Lethality Dial - Near-Realistic (this is probably the one that is debatable, waiting to hear from the players on this), with kevlar vests and the like minimizing bullet/similar damage from d10 to d8; if we do go with Cinematic instead, I am h oping we'll keep the "20 Now Switch On" (a 20 in Fallout means a necessary, immediate follow-up life-or-death conflict)
    Lethality Timing Switch On (Second Death Result Option = Immediate Death

Comments invited, please!  Especially if you are using Dogs for action/adventure and have dealt with lethailty in other ways.
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- Wilson
lumpley
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« Reply #1 on: June 13, 2007, 12:39:04 PM »

I think this is cool.
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Filip Luszczyk
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« Reply #2 on: June 15, 2007, 02:54:49 PM »

zornwil (what's your name, btw?),

I think DitV is a great system to use for action oriented game, although the overall town structure might not always fit well, and some houseruling might be in place. Basically, I prefer DitV to Wushu as it provides a nice level of detail and structures the conflicts in a cool way. Currently, I plan to run either Exalted (or something vaguely Exalted-ish) or maybe Black Lagoon using DitV mechanics in the near future.

I've never really seen a problem with DitV's lethality, however, as it's not possible for the character to die without player's choice and even if the death occurs, it's always possible to set the death scene at a dramatically appropriate later time. That said your variants look rather decent, mostly.

Predictable Action Switch is the one I don't like, as it looks bothersome.

Deferred Follow-Up Conflicts Switch is pure coolness on the other hand, especially that it provides a nice trade-off between survival and development.

As for lethality dials, there would be an additional Deadly Setting for the variant used in Afraid. The default DitV method seems rather cinematic to me already, anyway.

Near-realistic seems interesting, but tricky in implementation. I suppose you'd need a whole lot of additional rules that would clarify how exactly things work in what situations for it to function well. Also, I wouldn't really see it without all the characters having the protection by default. How would it be decided that the character is caught with his pants down, however? Handled without care this variant could invite a survival paranoia to the table, I suppose.

Cinematic - similarly, there's no reason not to have a high rated Trait connected to survival. Or, no reason not to try stretching one's best Trait to being applicable. This might or might not be a problem, depending on the approach.

Non-lethal - sounds good. Once, I've been considering what changes would be needed in a school drama game, and I figured out mechanical death could just as well equal being expelled from school or emotionally broken.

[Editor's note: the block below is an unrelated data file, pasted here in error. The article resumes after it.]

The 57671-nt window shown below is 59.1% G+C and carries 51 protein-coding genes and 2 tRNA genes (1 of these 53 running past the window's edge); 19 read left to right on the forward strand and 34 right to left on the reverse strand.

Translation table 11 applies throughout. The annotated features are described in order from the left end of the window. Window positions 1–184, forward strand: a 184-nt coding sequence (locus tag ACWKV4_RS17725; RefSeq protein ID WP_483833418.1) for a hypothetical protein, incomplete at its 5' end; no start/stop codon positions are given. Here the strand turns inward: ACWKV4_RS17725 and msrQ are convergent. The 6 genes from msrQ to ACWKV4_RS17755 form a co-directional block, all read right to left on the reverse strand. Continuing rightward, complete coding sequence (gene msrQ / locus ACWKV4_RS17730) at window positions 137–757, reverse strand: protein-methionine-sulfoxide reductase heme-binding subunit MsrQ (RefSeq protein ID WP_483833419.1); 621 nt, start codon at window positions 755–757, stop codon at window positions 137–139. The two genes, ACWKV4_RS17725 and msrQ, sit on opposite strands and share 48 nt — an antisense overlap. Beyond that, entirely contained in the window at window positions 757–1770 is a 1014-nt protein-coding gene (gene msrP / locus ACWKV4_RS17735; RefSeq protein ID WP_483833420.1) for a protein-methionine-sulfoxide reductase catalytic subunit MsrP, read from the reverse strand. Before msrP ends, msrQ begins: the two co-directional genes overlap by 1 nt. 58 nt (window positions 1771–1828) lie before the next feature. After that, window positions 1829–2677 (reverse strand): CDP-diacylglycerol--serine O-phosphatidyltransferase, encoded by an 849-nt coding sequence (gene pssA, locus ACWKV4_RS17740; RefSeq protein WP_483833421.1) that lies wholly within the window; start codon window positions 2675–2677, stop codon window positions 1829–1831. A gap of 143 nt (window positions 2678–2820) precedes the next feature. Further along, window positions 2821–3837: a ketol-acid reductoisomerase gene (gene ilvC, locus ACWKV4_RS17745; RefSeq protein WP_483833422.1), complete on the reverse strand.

Your observation about the replacement rules and "radiation" accidents is dead-on. I'd even go further and propose a variant in which there is no death on the story level, but mechanical death is handled as normal - only always equals some kind of transformation (i.e. you reasign the dice on the sheet and add the bonus d6s as per normal death, but it's essentailly still the same character). E.g. the player could define his character's concept, and when the rules say the character dies, he would decides between death and transformation - "Defender of the Elven Kingdom" could become "Slave-Prince of the Darklands" in consequence of the conflict, or the like.

Anyway, I think there are two additional ways to handle lethality.

First, unless I'm wrong "say yes or roll the dice" applies to first aid conflicts as normal, so apart from "natural 20" on Fallout Sum it's up to the group whether to accept the possibility of PC death.

Second, the arenas of conflict can always be redefined to better fit the genre. Examine Afraid with its separate Combat and Murder arenas, only the latter being potentially outright deadly. So, in a cinematic action game Body + Will could be used for Fight and Acuity + Will for, say, Revenge (or reserved "boss level" confrontations, or whatever). In my Exalted conversion, I planned to use the d10 arena exclusively for mass combat and sorcery, so that the protagonist could die outright only facing hordes of enemies or powerful supernatural forces.
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zornwil
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Posts: 86


« Reply #3 on: June 15, 2007, 05:53:38 PM »

I'm Wilson, sorry, I'm just used to "zornwil" from another board, long story.

Thanks again for feedback.  Do you mind saying a little more about the bothersome aspect of the Predictable setting?  I could guess - but might be wrong!